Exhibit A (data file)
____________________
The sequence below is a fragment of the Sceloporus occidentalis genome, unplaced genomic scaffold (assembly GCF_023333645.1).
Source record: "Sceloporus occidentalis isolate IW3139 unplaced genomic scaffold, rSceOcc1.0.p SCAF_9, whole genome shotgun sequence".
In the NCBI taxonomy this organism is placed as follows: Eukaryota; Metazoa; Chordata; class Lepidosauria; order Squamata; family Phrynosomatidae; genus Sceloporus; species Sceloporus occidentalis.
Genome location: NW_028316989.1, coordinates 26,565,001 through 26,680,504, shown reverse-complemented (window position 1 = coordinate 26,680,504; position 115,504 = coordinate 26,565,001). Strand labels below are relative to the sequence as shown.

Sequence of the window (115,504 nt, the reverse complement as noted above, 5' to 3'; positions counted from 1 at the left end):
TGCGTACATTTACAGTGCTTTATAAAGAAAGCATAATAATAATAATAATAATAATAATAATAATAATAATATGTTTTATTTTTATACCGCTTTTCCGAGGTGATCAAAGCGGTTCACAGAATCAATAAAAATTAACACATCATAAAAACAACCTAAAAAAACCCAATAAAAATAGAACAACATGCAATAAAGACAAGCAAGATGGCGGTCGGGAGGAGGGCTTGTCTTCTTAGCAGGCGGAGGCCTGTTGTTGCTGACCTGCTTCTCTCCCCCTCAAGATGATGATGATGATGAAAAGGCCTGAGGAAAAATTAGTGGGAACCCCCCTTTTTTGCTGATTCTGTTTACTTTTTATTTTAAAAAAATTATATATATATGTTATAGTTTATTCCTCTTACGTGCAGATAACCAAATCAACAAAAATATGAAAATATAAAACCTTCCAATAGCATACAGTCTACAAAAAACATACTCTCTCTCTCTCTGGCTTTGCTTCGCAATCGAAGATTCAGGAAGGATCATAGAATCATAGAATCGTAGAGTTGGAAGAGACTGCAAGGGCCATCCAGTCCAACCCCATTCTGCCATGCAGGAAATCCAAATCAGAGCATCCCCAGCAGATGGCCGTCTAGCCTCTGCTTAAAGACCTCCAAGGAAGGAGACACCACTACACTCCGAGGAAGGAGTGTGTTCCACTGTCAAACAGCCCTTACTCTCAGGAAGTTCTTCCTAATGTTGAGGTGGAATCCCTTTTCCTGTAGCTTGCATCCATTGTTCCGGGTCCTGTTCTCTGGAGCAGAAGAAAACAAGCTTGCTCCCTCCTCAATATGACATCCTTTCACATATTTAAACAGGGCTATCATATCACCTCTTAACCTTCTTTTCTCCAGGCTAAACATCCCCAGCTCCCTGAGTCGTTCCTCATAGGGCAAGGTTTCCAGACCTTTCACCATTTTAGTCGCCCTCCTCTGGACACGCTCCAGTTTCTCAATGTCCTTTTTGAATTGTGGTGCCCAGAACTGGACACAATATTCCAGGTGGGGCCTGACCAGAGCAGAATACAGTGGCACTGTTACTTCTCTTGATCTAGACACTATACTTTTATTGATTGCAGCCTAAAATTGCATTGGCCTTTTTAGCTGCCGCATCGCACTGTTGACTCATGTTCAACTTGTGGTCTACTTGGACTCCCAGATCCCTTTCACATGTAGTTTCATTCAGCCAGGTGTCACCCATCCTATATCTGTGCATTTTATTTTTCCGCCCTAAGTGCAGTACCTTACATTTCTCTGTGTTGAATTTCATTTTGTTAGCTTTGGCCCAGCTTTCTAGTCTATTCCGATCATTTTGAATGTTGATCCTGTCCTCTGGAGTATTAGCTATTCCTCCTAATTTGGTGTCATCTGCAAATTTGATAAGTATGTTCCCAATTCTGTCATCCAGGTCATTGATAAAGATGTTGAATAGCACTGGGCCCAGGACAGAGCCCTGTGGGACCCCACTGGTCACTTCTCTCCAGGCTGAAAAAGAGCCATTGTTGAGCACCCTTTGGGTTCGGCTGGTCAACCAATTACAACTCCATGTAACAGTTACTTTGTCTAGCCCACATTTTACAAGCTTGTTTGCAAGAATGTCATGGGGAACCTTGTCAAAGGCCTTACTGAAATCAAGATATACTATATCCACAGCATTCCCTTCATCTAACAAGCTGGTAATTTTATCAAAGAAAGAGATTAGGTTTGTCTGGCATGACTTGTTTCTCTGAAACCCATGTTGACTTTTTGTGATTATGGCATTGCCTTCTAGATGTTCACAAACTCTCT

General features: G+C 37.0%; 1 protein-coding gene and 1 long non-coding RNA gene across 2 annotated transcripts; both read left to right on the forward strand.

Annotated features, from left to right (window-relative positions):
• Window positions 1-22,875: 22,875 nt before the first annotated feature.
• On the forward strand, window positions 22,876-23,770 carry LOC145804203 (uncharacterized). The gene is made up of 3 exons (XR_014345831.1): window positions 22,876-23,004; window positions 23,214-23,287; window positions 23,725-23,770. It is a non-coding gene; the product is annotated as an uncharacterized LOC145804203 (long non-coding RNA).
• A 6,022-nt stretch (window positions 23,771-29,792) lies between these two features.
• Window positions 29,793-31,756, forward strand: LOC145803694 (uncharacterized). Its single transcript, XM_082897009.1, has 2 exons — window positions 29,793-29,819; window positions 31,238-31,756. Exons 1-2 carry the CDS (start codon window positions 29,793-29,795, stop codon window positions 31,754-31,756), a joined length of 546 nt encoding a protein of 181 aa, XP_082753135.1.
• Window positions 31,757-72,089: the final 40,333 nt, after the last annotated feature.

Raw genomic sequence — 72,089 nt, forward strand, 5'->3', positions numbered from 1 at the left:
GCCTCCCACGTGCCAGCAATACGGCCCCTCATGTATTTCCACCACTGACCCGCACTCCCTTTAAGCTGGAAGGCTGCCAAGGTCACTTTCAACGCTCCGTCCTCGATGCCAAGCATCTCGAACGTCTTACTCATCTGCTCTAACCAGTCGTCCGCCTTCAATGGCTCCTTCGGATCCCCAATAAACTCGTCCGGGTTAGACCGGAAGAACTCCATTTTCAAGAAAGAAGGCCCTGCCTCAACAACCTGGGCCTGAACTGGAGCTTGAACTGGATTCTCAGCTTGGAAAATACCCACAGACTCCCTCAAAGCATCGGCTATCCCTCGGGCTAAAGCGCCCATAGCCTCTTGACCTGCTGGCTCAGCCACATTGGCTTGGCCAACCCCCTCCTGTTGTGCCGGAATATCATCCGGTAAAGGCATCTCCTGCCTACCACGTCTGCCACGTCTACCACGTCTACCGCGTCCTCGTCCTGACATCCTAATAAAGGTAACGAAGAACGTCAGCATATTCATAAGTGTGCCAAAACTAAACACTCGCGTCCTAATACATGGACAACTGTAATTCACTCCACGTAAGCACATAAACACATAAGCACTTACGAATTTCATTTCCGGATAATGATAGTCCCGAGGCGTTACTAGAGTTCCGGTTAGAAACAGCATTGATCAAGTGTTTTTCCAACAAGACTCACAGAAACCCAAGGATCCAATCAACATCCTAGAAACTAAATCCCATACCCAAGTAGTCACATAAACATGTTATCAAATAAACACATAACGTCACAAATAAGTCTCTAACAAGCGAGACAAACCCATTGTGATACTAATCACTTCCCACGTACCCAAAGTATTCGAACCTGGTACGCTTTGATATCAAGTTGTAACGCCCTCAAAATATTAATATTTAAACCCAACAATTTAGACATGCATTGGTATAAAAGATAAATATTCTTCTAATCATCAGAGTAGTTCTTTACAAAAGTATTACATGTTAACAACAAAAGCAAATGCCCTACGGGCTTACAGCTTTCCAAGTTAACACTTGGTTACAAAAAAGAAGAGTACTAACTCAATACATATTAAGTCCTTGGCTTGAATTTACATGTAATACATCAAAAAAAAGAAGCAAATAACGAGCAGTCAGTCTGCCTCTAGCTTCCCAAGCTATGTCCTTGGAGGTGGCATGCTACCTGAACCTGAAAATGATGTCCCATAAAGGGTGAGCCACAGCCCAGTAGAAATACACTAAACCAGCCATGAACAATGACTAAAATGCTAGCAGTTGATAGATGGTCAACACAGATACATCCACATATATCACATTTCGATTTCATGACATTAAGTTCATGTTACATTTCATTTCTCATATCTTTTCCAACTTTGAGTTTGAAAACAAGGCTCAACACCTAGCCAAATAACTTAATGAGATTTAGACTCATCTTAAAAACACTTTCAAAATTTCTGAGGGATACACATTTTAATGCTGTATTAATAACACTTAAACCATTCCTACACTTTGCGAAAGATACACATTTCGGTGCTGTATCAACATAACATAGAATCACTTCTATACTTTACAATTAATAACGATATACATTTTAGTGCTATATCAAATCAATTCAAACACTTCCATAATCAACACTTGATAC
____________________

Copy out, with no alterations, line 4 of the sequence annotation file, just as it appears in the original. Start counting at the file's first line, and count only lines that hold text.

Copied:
Genome location: NW_028316989.1, coordinates 26,565,001 through 26,680,504, shown reverse-complemented (window position 1 = coordinate 26,680,504; position 115,504 = coordinate 26,565,001). Strand labels below are relative to the sequence as shown.